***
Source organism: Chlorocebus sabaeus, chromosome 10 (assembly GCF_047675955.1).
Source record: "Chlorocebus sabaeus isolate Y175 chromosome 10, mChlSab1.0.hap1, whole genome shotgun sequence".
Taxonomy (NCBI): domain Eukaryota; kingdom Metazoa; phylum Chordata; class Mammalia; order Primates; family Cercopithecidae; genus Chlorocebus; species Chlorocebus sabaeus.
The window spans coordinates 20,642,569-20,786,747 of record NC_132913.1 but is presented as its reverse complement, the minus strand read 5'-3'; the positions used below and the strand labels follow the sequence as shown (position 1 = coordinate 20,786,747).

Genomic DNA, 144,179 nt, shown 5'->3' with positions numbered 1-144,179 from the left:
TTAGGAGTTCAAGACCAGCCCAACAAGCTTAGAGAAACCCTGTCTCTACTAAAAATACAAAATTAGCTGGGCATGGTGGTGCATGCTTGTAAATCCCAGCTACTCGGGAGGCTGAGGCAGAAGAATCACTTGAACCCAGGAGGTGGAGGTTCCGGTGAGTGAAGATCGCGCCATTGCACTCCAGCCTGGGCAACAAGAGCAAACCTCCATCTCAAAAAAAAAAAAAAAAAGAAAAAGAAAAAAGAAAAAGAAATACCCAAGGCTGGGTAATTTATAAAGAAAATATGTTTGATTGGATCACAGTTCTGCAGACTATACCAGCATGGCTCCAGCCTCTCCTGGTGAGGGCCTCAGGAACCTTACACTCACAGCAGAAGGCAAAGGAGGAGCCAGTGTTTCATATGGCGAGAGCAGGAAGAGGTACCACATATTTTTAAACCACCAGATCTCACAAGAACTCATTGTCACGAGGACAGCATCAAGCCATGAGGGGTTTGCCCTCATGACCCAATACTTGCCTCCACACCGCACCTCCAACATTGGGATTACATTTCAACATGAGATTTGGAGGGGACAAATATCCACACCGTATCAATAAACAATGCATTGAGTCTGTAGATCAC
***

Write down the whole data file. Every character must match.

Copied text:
Source organism: Chlorocebus sabaeus, chromosome 10 (assembly GCF_047675955.1).
Source record: "Chlorocebus sabaeus isolate Y175 chromosome 10, mChlSab1.0.hap1, whole genome shotgun sequence".
Taxonomy (NCBI): domain Eukaryota; kingdom Metazoa; phylum Chordata; class Mammalia; order Primates; family Cercopithecidae; genus Chlorocebus; species Chlorocebus sabaeus.
The window spans coordinates 20,642,569-20,786,747 of record NC_132913.1 but is presented as its reverse complement, the minus strand read 5'-3'; the positions used below and the strand labels follow the sequence as shown (position 1 = coordinate 20,786,747).

Genomic DNA, 144,179 nt, shown 5'->3' with positions numbered 1-144,179 from the left:
TTAGGAGTTCAAGACCAGCCCAACAAGCTTAGAGAAACCCTGTCTCTACTAAAAATACAAAATTAGCTGGGCATGGTGGTGCATGCTTGTAAATCCCAGCTACTCGGGAGGCTGAGGCAGAAGAATCACTTGAACCCAGGAGGTGGAGGTTCCGGTGAGTGAAGATCGCGCCATTGCACTCCAGCCTGGGCAACAAGAGCAAACCTCCATCTCAAAAAAAAAAAAAAAAAGAAAAAGAAAAAAGAAAAAGAAATACCCAAGGCTGGGTAATTTATAAAGAAAATATGTTTGATTGGATCACAGTTCTGCAGACTATACCAGCATGGCTCCAGCCTCTCCTGGTGAGGGCCTCAGGAACCTTACACTCACAGCAGAAGGCAAAGGAGGAGCCAGTGTTTCATATGGCGAGAGCAGGAAGAGGTACCACATATTTTTAAACCACCAGATCTCACAAGAACTCATTGTCACGAGGACAGCATCAAGCCATGAGGGGTTTGCCCTCATGACCCAATACTTGCCTCCACACCGCACCTCCAACATTGGGATTACATTTCAACATGAGATTTGGAGGGGACAAATATCCACACCGTATCAATAAACAATGCATTGAGTCTGTAGATCAC